“I can’t die. It would ruin my image.”
“I do it as a therapy. I do it as something to keep me alive. We all need a little discipline. Exercise is my discipline. “
“How do you build up your bank account? By putting something in it everyday.Your health account is no different. What I do today, I am wearing tomorrow. If I put inferior foods in my body today, I’m going to be inferior tomorrow, it’s that simple.”
“Maybe you don’t believe in Jesus. But was Jesus a showman? Why did he go around making the blind see and the lame walk and those kinds of things? He did it to call attention to his philosophy.”
Jack LaLanne, the American fitness icon, passed away Sunday, January 23rd at age 96. He died of respiratory failure as a result of pneumonia complications. With so many years of health and vigor, some wondered if he would live forever. And as we see with Jack LaLanne’s passing, all good things must come to an end.
Francois Henri “Jack” LaLanne was born September 26, 1914 in San Franciscio. He was the son of French immigrants, and grew up addicted to sugar and junk food. He experienced bouts of rage, suicidal feelings, and at one time tried to burn his house down. When he was 15, he heard health food pioneer Paul Bragg give a talk on health and nutrition. Inspired by Bragg’s teachings, Jack started focusing on his exercise and eating habits and studied human anatomy. He concentrated on bodybuilding and weightlifting.
Nicknamed the “Godfather of Fitness,” LaLanne was a bodybuilder, exercise and nutritional expert, TV personality, and even earned a star on the Hollywood Walk of Fame in 2002. Quoting his obituary in the LA Times,
“Though LaLanne was for many years dismissed as merely a “muscle man” — a notion fueled to some extent by his amazing feats of strength — he was the spiritual father of the health movement that blossomed into a national craze of weight rooms, exercise classes and fancy sports clubs. LaLanne opened what is commonly believed to be the nation’s first health club, in Oakland in 1936. In the 1950s, he launched an early-morning televised exercise program keyed to housewives. He designed many now-familiar exercise machines, including leg extension machines and cable-pulley weights. And he proposed the then-radical idea that women, the elderly and even the disabled should work out to retain strength. Full of exuberance and good cheer, LaLanne saw himself as a combination cheerleader, rescuer and savior. And if his enthusiasm had a religious fervor to it, well, so be it.”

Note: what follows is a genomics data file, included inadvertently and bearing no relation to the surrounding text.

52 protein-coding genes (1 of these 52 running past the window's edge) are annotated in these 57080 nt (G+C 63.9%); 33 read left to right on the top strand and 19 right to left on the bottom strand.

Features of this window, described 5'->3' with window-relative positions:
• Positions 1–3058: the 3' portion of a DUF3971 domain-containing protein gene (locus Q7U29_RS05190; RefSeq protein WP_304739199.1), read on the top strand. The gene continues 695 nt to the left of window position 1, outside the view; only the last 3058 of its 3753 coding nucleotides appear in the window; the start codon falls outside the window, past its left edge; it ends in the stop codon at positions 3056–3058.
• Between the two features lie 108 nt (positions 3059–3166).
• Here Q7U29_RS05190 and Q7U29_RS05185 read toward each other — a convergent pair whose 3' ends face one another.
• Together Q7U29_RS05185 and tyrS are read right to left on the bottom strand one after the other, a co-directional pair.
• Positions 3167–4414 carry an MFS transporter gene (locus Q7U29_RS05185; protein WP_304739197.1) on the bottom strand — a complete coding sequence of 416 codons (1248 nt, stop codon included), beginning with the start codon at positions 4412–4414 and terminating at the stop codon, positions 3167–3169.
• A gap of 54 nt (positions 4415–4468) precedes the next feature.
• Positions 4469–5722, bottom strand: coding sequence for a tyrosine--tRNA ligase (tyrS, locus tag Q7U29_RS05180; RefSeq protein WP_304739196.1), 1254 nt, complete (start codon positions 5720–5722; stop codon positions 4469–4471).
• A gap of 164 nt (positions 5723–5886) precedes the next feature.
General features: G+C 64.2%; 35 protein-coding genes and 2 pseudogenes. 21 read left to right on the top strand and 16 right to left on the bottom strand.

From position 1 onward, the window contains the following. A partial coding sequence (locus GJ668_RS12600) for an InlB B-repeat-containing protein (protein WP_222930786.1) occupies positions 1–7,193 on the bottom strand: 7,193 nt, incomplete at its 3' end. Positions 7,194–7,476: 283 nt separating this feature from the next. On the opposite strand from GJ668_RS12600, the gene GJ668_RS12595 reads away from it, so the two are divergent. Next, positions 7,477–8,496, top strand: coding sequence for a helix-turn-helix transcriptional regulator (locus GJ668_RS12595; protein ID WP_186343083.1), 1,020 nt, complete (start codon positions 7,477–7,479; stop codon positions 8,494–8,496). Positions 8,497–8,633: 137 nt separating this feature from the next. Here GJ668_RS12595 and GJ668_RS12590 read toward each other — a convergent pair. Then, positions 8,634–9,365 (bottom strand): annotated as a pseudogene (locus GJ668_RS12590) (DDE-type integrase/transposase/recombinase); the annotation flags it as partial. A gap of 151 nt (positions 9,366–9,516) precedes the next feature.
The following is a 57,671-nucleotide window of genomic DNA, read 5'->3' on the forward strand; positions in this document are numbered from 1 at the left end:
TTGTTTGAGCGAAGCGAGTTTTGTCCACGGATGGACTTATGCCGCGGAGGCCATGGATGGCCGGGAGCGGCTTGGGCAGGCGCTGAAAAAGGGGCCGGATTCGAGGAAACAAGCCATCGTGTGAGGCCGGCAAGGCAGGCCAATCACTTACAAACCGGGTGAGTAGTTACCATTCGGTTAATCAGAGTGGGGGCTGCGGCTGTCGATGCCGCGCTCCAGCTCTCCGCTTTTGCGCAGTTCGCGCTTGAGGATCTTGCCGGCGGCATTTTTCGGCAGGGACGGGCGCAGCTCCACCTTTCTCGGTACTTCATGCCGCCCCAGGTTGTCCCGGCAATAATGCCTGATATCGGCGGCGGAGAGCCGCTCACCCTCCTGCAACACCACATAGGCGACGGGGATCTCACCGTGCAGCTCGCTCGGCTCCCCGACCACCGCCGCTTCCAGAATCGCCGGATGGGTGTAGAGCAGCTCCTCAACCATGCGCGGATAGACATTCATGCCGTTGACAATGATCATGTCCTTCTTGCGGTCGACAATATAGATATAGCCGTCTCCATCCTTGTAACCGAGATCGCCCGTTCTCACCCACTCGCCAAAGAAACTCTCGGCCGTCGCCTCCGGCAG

“Have you seen some of the crap they’re selling as exercise equipment now?” Jack wondered. “How about that Suzanne Somers? She should have been thrown in jail for selling the piece-of-crap Thigh Master. It just develops a little muscle on the inner thigh. What good is that? And have you seen Tony Little, the guy who screams on TV? He’s like an imbecile. He says you need this little thing to hold you while you do a sit-up. Why does the government let him get away with it?”
As a woman who has struggled with health and weight issues since my childhood years, Jack LaLanne has been somewhat of an idol to me. I have several of his books, and tried to adhere to his fitness and nutrition advice. I’ve consumed countless glasses of freshly juiced fruits and vegetables …. thanks to my persistence after watching his juicer machine infomercials. My father-in-law tries to be helpful by encouraging me to give Jack LaLanne’s advice a try…little does he know how much it’s been a part of my life already. He preached the gospel of eating right and being active…joking,
“It is a religion for me. It is a way of life. A religion is a way of life, isn’t it? Billy Graham was for the hereafter. I’m for the here and now.”
To the man of eternal health and vigor – Rest in Peace.